Last time I checked in I was staying at the Buddhist temple in Nima, getting out of populated Japan and into the countryside. I left on a beautiful morning to go to a town Matsue, where I checked into a Japanese Royokan, a traditional Japanese Inn – the owners were very friendly, giving me the scoop on the town. It was this day that I decided I was done with sightseeing for a bit, and rather than go ‘see the castle’, I was going to go drink beer in the park outside of the castle. To the dismay of the Swedish guy I met at the inn, “How can you not go to the castle if you’re here? Only one day here? But there is so much to see!” I stuck to my guns and threw back a few Sapporos on a beautiful afternoon in Matsue. I once again saw what I thought was quite interesting. A crew of about 20 guys came in with brooms and shovels and a a truck and sweep and rake in rapid style, in a beautiful rhythm cleaned the entire park. Every guy has a job – sweeper, bagger, etc… Its not quite what I’m looking for career-wise, but I was considering it for a few minutes 🙂
I moved onto Japanese whiskey and enjoyed a beautiful sunset from another park along the lake, taking a short walk and then racing home to beat my 10pm curfew. The next day I found myself looking at what I never thought I’d see in Japan – BEAUTIFUL sandy beaches and surf breaks. The train in northern Honshu runs along the coast, through tunnels and little towns nestled between cliffs. It felt a lot like the Oregon or Northern Californian coast. I stopped off at Higashihama, where the train stops 100m from the ocean. I spent the day reading, wishing I had a surf board and relaxing. Eventually ( I debated camping out there), I jumped back on the train for a few stations to find a hostel my guide book recommended. After hiking up a huge hill for 20 minutes to find a complete deserted hostel I walked back into town and began aimlessly searching for the hostel I didn’t realize I had walked right past 100 yards from the train station an hour prior… As I strolled around a guy on a bike walked up to me (I stick out like a sore thumb) and said “are you looking for the hostel? Follow me, its in my house.” Easy enough.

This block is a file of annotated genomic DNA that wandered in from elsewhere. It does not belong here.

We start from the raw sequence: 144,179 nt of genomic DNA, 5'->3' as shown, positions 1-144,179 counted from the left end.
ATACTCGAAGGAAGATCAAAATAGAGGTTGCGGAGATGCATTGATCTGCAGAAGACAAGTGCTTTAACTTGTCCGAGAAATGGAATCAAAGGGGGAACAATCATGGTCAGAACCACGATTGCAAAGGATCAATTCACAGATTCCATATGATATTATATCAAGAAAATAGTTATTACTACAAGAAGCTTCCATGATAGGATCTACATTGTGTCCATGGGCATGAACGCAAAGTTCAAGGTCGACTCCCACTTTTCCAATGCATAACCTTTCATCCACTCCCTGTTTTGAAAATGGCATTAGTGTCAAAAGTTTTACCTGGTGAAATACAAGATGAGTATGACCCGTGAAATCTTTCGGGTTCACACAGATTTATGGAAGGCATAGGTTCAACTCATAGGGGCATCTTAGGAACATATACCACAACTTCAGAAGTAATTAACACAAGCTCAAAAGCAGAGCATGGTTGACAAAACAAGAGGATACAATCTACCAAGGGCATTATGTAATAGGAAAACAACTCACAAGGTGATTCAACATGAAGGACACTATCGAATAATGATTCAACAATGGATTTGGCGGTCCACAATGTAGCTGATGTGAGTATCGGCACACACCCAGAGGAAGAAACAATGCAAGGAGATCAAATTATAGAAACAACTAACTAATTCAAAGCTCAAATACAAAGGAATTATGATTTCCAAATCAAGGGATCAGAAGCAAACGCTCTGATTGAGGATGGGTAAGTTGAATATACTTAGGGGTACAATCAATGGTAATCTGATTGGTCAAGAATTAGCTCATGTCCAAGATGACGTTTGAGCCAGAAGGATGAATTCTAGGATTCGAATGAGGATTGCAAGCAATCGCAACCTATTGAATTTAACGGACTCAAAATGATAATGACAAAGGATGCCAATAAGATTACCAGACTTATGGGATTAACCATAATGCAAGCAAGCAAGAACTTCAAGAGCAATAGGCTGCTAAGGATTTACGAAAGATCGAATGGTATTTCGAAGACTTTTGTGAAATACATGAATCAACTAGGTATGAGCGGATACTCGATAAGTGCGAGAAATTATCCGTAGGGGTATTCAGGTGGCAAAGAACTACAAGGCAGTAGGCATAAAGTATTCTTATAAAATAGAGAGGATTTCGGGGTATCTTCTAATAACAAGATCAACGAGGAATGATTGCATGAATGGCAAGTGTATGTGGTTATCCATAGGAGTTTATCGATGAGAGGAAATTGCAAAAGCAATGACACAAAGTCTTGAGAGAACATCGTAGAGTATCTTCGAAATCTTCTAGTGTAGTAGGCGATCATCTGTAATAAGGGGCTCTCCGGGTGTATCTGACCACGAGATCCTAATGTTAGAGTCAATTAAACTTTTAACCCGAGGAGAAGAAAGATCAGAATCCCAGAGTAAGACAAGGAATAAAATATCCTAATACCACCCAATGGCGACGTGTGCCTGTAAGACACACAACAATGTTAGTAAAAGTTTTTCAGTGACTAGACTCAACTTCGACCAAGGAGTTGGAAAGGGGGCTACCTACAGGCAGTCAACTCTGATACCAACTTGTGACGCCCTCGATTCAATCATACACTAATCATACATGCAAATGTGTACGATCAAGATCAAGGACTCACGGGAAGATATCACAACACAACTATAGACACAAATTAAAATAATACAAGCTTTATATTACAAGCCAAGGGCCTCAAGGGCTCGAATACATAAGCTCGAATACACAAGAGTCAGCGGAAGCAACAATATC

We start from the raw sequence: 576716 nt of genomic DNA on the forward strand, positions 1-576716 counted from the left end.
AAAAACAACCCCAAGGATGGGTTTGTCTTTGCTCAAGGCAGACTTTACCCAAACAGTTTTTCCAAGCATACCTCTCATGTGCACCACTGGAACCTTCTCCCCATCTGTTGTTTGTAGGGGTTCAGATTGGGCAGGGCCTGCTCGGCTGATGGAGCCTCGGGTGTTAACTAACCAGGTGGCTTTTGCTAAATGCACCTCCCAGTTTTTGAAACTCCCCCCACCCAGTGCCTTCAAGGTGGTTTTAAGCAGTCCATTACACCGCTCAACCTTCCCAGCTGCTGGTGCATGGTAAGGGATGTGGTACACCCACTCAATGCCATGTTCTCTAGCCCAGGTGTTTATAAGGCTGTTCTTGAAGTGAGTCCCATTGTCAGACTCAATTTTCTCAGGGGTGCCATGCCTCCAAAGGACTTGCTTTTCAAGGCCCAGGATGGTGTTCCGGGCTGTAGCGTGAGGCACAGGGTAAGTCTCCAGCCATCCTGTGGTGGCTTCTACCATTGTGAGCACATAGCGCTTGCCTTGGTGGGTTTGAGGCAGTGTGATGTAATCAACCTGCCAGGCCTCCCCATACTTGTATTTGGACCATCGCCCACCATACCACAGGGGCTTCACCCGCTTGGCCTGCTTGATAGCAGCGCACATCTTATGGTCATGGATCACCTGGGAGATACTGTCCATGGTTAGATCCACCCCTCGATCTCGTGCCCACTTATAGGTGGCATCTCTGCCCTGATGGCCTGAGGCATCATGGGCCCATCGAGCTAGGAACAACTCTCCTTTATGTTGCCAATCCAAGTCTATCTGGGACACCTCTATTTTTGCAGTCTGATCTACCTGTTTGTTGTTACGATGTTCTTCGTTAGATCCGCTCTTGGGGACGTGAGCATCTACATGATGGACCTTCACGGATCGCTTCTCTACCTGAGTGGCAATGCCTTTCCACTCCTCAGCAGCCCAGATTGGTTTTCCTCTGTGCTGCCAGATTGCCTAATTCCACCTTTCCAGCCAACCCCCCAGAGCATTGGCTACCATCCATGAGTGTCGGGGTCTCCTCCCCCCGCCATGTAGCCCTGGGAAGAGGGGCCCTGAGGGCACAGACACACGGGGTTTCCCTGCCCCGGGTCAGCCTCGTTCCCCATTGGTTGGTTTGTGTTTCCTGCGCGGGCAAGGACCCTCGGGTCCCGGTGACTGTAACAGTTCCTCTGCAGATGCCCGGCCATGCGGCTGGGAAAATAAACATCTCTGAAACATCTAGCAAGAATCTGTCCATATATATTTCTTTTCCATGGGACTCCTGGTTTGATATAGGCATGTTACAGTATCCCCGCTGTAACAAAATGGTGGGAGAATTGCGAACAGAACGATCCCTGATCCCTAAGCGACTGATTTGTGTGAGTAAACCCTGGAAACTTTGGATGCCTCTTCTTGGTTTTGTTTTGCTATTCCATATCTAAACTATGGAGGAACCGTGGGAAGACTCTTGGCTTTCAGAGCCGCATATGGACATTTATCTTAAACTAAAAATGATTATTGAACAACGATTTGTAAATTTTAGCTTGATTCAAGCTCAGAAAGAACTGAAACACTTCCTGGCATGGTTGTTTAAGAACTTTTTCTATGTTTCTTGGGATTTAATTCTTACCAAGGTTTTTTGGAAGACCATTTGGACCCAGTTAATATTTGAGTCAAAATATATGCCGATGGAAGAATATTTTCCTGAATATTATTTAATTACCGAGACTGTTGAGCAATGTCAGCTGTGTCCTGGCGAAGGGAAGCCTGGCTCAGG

After cleaning up I found the only restaurant in two towns (a mile walk) that was open – I Chinese place in the next town, and to my excitement had pictures of the food outside in the window! A few minutes I was literally writing in my guide book how I love getting off the beaten path into the middle of nowhere but an experience in a place like this is limited w/o communication. As I finished up that sentence, the owners son (Hiyato) told me he spoke English and that’s where the fun began. They were extremely curious about me and America – as is typical of us lofty Americans, I knew very little about their politics or much of anything about modern Japan. It really didn’t matter as the stereotypical old guy at the end of the bar kept buying drinks for me. We had some great laughs and Mom even brought me some fresh strawberries – a DELICACY after what I’d been eating the past week. In the end Hiyato drove me back to my hostel so I could once again make my curfew.
Sorry for being so verbose but I’m on a 5 hour train-ride to Kyoto and am killing time! After moving every night this week I’ve decided I just want to stay put – Kyoto is supposed to be the best place in Japan and I’ve heard great reviews about a hostel I’ve reserved for the next 4 nights. I’m looking forward to slowing down, buying groceries and cooking, meeting other travelers and not riding a train for a while!